What is Privilege Escalation?

What is Privilege Escalation?

Table of contents

  1. How does privilege escalation work?
  2. Why is it important to prevent privilege escalation?
  3. What are the two types of privilege escalation?
  4. What are examples of privilege escalation?
  5. How to prevent privilege escalation attacks
  6. How UpGuard can help prevent privilege escalation attacks

1. How does privilege escalation work?

2. Why is it important to prevent privilege escalation?

3. What are the two types of privilege escalation?

  1. Vertical privilege escalation (privilege elevation):An attacker attempts to gain higher privileges or access with an existing account they have compromised. For example, an attacker takes over a regular user account on a network and attempts to gain administrative privileges. Typically the administrator or system user on Microsoft Windows, or root on Unix and Linux systems. Once they gain elevated privileges, attackers can steal sensitive data about a specific user, install ransomware, spyware or other types of malware, execute malicious code and damage the security posture of your organization.
  2. Horizontal privilege escalation:An attacker expands their privileges by taking over a privileged account and misusing the legitimate privileges granted to the user. For local privilege escalation attacks this might mean hijacking an account with administrator privileges or root privileges, for web applications might mean gaining access to a user’s bank account or the admin account of a SaaS app.

4. What are examples of privilege escalation?

  1. Access token manipulation: Takes advantage of the way Microsoft Windows manages administrator privileges. Normally, Windows uses access tokens to determine the owners of running processes. With token manipulation, the attacker fools the system into believing the running processes belong to a different user than the one that actually started the process. When this happens, the process takes on the security context associated with the attacker’s access token. This is a form of privilege elevation or vertical privilege escalation.
  2. Bypassing user account control: Windows has a structured mechanism for controlling user privileges called user account control (UAC) that serves as a barrier between normal users and administrators, limiting standard user permissions until an administrator authorizes increased privileges. However, if the UAC protection level on a computer is not properly configured, some Windows programs will be allowed to elevate privileges or execute Component Object Model (COM) objects without asking for administrator permission first. For example, the rundll32.exe can load a Dynamic Link Library (DLL) which loads a COM object that has elevated privileges, allowing attackers to bypass UAC and gain access to protected directories.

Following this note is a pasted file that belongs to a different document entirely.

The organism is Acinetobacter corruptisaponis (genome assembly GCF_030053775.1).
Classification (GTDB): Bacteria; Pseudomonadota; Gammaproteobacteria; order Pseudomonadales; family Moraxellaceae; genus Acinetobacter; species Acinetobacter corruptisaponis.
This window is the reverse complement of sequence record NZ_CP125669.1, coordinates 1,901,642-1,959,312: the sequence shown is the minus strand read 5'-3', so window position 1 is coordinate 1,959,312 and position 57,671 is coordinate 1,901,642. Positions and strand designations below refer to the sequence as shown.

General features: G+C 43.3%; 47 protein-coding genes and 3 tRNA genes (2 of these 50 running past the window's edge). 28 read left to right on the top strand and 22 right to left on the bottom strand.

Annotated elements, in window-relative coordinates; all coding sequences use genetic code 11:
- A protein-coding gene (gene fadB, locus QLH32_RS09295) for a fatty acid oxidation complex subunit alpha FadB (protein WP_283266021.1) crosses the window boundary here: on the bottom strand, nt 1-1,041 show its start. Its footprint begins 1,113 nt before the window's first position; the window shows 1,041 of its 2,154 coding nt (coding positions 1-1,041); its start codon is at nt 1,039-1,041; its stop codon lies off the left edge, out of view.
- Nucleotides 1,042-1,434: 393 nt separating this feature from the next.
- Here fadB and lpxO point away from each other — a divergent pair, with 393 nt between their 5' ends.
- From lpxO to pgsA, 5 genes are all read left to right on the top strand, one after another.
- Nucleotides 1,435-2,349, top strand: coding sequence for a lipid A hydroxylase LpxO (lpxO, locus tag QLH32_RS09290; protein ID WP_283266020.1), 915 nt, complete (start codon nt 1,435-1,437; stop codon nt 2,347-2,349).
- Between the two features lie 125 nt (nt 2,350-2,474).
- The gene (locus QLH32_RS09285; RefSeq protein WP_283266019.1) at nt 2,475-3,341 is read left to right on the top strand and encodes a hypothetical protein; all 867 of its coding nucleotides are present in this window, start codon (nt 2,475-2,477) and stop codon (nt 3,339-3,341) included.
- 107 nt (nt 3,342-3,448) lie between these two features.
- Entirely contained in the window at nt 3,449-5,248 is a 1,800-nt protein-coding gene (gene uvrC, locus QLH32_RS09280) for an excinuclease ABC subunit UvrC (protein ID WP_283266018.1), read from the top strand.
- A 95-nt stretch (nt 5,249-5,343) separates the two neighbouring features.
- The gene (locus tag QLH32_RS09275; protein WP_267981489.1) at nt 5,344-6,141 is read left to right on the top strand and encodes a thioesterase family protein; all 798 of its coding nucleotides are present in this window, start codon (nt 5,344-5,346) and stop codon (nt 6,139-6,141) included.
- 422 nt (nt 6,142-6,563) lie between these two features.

3. Using valid accounts: Attackers gain unauthorized access to an administrator or user with elevated privileges and use it to log in to a sensitive system or create their own logon credentials.

5. How to prevent privilege escalation attacks

  • Keeping systems and applications updated:Many attacks exploit known vulnerabilities listed on CVE. By keeping a consistent patching cadence you are minimizing this cybersecurity risk.
  • Ensuring correct permissions for files, directories and web servers:Follow the principle of least privilege, check S3 security settings and ensure that only those who need access have access.
  • Closing unnecessary ports and removing unused accounts: Default system configurations often include unnecessary services and arbitrary code running on open ports, each one is a potential attack vector. Remove default and unused accounts to avoid attackers and former employees gaining access to sensitive systems.
  • Avoiding default login credentials: This might seem obvious but many organizations fail to change the default login credentials on their devices such as printers, routers and IoT devices. No matter how secure your network security is, one router is using the default admin/password login credentials could be enough for an attacker to intrude.
  • Removing or restricting file transfer functionality:FTP, TFPT, wget, curl and other file transfer functions are a common way to download and execute malicious code or malicious writable. Consider removing these tools or restricting their use to specific directories, users and applications.

6. How UpGuard can help prevent privilege escalation attacks

--

--

Get the Medium app

A button that says 'Download on the App Store', and if clicked it will lead you to the iOS App store
A button that says 'Get it on, Google Play', and if clicked it will lead you to the Google Play store